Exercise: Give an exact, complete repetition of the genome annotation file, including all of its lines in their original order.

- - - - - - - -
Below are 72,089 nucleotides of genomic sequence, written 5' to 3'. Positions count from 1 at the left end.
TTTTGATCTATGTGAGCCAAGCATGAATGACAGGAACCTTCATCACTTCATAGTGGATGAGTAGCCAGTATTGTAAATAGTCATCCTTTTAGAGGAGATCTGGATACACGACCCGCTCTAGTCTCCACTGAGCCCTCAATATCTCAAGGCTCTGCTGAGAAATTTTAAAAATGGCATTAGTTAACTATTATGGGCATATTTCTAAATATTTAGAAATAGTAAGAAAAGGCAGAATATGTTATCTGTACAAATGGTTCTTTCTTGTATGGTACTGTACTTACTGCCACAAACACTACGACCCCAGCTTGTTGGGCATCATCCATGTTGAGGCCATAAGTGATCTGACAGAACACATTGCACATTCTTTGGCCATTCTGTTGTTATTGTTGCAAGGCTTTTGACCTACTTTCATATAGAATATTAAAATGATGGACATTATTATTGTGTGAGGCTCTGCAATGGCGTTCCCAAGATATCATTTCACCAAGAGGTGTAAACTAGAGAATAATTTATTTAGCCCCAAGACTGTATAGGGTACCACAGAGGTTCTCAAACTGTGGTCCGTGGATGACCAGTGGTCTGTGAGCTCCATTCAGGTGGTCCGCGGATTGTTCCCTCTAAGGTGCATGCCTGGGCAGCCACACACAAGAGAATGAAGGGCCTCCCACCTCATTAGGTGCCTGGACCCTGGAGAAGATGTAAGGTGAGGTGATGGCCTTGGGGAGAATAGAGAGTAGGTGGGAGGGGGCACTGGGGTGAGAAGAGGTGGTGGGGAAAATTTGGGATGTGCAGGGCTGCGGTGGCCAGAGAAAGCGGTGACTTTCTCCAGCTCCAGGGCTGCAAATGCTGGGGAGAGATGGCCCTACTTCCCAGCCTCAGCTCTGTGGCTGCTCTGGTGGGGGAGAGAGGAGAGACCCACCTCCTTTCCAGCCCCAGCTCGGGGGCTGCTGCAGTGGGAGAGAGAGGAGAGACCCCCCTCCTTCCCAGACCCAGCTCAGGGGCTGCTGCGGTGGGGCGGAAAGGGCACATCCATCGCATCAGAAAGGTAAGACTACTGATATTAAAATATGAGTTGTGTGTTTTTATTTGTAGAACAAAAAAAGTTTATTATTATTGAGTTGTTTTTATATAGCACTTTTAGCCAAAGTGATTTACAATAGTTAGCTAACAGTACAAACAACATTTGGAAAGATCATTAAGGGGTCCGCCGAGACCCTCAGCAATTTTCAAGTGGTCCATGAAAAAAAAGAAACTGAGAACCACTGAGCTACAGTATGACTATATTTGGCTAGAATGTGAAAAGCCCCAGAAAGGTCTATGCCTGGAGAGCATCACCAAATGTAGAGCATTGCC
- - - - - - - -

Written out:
Below are 72,089 nucleotides of genomic sequence, written 5' to 3'. Positions count from 1 at the left end.
TTTTGATCTATGTGAGCCAAGCATGAATGACAGGAACCTTCATCACTTCATAGTGGATGAGTAGCCAGTATTGTAAATAGTCATCCTTTTAGAGGAGATCTGGATACACGACCCGCTCTAGTCTCCACTGAGCCCTCAATATCTCAAGGCTCTGCTGAGAAATTTTAAAAATGGCATTAGTTAACTATTATGGGCATATTTCTAAATATTTAGAAATAGTAAGAAAAGGCAGAATATGTTATCTGTACAAATGGTTCTTTCTTGTATGGTACTGTACTTACTGCCACAAACACTACGACCCCAGCTTGTTGGGCATCATCCATGTTGAGGCCATAAGTGATCTGACAGAACACATTGCACATTCTTTGGCCATTCTGTTGTTATTGTTGCAAGGCTTTTGACCTACTTTCATATAGAATATTAAAATGATGGACATTATTATTGTGTGAGGCTCTGCAATGGCGTTCCCAAGATATCATTTCACCAAGAGGTGTAAACTAGAGAATAATTTATTTAGCCCCAAGACTGTATAGGGTACCACAGAGGTTCTCAAACTGTGGTCCGTGGATGACCAGTGGTCTGTGAGCTCCATTCAGGTGGTCCGCGGATTGTTCCCTCTAAGGTGCATGCCTGGGCAGCCACACACAAGAGAATGAAGGGCCTCCCACCTCATTAGGTGCCTGGACCCTGGAGAAGATGTAAGGTGAGGTGATGGCCTTGGGGAGAATAGAGAGTAGGTGGGAGGGGGCACTGGGGTGAGAAGAGGTGGTGGGGAAAATTTGGGATGTGCAGGGCTGCGGTGGCCAGAGAAAGCGGTGACTTTCTCCAGCTCCAGGGCTGCAAATGCTGGGGAGAGATGGCCCTACTTCCCAGCCTCAGCTCTGTGGCTGCTCTGGTGGGGGAGAGAGGAGAGACCCACCTCCTTTCCAGCCCCAGCTCGGGGGCTGCTGCAGTGGGAGAGAGAGGAGAGACCCCCCTCCTTCCCAGACCCAGCTCAGGGGCTGCTGCGGTGGGGCGGAAAGGGCACATCCATCGCATCAGAAAGGTAAGACTACTGATATTAAAATATGAGTTGTGTGTTTTTATTTGTAGAACAAAAAAAGTTTATTATTATTGAGTTGTTTTTATATAGCACTTTTAGCCAAAGTGATTTACAATAGTTAGCTAACAGTACAAACAACATTTGGAAAGATCATTAAGGGGTCCGCCGAGACCCTCAGCAATTTTCAAGTGGTCCATGAAAAAAAAGAAACTGAGAACCACTGAGCTACAGTATGACTATATTTGGCTAGAATGTGAAAAGCCCCAGAAAGGTCTATGCCTGGAGAGCATCACCAAATGTAGAGCATTGCC